For the bill itself, Ocasio-Cortez has teamed up with Sen. Ed Markey (D-Mass).[12]As of now, there is no set date for when it will be proposed. In the meantime, we will eagerly wait for a bill that even if half of its ideas are implemented, will significantly impact the lives of current and future generations around the world.

[1]Abigail Hess, 29-Year-Old Alexandria Ocasio-Cortez Makes History as the Youngest Woman Ever Elected to Congress, Wash. Post, Nov. 29, 2018, https://www.cnbc.com/2018/11/06/alexandria-ocasio-cortez-is-now-the-youngest-woman-elected-to-congress.html.

[2]Antonia Noori Farzan, The 2018 Version of Fireside Chats – People Can’t Get Enough of Watching Alexandria Ocasio-Cortez Make Soup of Instagram, Wash. Post, Nov. 20, 2018, https://www.washingtonpost.com/nation/2018/11/20/version-fireside-chats-people-cant-get-enough-watching-alexandria-ocasio-cortez-make-soup-instagram/?utm_term=.413eadd0fbec.

[3]See generally Int’l Panel on Climate Change, Global Warming of 1.5°C(2018).

[4]Heather Smith, What Is This Green New Deal Anyway?,Sierra Club, Nov. 28, 2018, https://www.sierraclub.org/sierra/what-green-new-deal-anyway-alexandria-ocasio-cortez.

[5]Miranda Green, Ocasio-Cortez Joins Climate Change Sit-In at Pelosi’s Office, Hill, Nov. 13, 2018, https://thehill.com/policy/energy-environment/416411-youth-protestors-fill-nancy-pelosis-office-demanding-climate-change.

[6]David Roberts, The Green New Deal, Explained, Vox, Jan. 7, 2019, https://www.vox.com/energy-and-environment/2018/12/21/18144138/green-new-deal-alexandria-ocasio-cortez.

[7]Alexandria Ocasio-Cortez, Draft Text for Proposed Addendum to House Rule for 116th Congress of the United States, https://docs.google.com/document/d/1jxUzp9SZ6-VB-4wSm8sselVMsqWZrSrYpYC9slHKLzo/edit(last visited February 2, 2019).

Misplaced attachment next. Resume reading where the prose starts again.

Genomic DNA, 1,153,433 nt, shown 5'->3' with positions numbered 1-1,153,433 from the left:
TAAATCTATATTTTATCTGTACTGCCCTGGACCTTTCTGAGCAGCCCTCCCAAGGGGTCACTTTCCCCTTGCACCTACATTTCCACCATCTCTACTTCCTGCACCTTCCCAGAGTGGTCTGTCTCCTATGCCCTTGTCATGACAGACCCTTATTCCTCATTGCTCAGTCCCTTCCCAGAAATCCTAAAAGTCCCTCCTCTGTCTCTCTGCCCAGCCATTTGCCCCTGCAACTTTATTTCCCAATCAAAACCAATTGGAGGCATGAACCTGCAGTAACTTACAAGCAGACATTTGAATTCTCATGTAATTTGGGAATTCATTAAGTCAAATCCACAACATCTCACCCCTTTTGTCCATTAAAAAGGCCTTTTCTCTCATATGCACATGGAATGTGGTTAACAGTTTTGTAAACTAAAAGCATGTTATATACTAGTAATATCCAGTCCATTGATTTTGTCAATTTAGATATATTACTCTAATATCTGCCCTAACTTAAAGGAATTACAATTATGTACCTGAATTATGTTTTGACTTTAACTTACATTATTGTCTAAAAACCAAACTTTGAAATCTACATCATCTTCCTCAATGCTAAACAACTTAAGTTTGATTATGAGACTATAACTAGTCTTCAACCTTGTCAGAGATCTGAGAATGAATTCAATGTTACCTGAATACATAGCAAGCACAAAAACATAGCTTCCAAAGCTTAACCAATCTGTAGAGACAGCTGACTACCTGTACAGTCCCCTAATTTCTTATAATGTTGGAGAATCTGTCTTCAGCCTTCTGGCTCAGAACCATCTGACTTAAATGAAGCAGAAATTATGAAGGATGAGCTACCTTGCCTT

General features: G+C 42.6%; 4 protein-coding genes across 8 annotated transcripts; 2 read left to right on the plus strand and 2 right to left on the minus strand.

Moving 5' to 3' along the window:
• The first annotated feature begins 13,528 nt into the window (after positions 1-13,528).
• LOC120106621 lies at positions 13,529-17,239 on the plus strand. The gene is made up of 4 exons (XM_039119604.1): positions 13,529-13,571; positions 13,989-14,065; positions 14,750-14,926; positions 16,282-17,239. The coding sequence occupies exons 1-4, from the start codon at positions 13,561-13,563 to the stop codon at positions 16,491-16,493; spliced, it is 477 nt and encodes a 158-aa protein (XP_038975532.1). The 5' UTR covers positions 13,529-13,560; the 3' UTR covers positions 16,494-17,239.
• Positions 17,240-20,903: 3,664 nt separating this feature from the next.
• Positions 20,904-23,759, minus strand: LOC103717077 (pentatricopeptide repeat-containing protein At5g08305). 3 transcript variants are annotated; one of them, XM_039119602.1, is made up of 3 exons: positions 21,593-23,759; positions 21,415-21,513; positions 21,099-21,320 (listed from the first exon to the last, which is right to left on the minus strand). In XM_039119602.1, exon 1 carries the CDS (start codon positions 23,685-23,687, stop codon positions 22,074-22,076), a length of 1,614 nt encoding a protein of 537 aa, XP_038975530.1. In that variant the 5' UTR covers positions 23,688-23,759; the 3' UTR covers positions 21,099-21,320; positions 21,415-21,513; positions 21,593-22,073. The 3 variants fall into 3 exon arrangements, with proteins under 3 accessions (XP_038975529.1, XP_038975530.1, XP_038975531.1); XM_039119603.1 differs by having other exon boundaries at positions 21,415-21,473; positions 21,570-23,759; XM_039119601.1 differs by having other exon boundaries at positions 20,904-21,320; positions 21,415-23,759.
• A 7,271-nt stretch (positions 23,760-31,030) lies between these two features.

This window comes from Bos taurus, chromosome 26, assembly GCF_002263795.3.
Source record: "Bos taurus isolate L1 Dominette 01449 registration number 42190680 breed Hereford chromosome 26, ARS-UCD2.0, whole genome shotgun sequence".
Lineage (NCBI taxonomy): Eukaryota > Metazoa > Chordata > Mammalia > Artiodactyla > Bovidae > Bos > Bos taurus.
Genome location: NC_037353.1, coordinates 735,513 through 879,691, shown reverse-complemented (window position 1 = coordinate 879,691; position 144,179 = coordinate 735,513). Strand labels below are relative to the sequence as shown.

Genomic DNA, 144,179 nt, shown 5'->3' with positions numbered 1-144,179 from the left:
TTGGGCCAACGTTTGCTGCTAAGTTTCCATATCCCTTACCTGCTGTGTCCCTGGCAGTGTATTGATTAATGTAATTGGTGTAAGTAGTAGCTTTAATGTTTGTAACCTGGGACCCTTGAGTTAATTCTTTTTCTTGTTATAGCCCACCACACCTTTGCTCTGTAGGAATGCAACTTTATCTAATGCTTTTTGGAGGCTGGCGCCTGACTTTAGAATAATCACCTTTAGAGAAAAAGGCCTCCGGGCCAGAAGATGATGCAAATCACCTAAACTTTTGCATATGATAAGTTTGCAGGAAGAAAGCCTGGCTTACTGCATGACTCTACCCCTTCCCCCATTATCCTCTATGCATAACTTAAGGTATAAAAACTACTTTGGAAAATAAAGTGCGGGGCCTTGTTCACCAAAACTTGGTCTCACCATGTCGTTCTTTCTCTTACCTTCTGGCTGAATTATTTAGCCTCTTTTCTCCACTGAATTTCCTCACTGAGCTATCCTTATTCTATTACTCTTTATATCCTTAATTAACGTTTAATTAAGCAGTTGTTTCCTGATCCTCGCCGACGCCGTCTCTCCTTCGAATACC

[8]Roberts,supra note 6.

[9]Ocasio-Cortez, supra note 7.

[10]Id. at § (a)(6)(A)(i)-(vii).

[11]Id. at § (a)(5)(B)(i).

[12]Sunlen Serfaty, Alexandria Ocasio-Cortez and Ed Markey To Unveil ‘Green New Deal’ Bill,CNN, Jan. 31, 2019, https://www.cnn.com/2019/01/31/politics/green-new-deal-bill-alexandria-ocasio-cortez/index.html.

5 comments

  1. Great post, Rachel! With criticism coming from both the Republican politicians as well as fellow Democratic politicians, I am curious to see how this proposal will be furthered.

  2. Great post Rachel! It is very encouraging to read about the GND’s environmental initiatives. Even though a resolution, if passed, is not binding, the GND is helping to start a national conversation about climate change and how our government can mitigate our greenhouse gas emissions.

  3. I thought the addition of climate change as a “threat multiplier” in the Green New Deal was a great addition as it frames climate change in a different way. There are new reports indicating that climate change is a national security risk. I was intrigued that Democrats put this language in the resolution alongside the socioeconomic and environmental policies.

  4. Very interesting proposal and promising for the future. What are the chances that this proposal is accepted and actually begins to make a difference or will it just end as a publicity event? Either way it is good that such a proposal is being made.

  5. The Green New Deal has a lot of potential. The language utilized in the Green New Deal speaks of innovation and moving forward, as opposed to identifying negative environmental actors, which I think is very effective politically. I also think it is interesting that the New Deal states ambitious policy goals without mandating specific measures that need to be taken. This could leave a lot of room for innovation and creativity.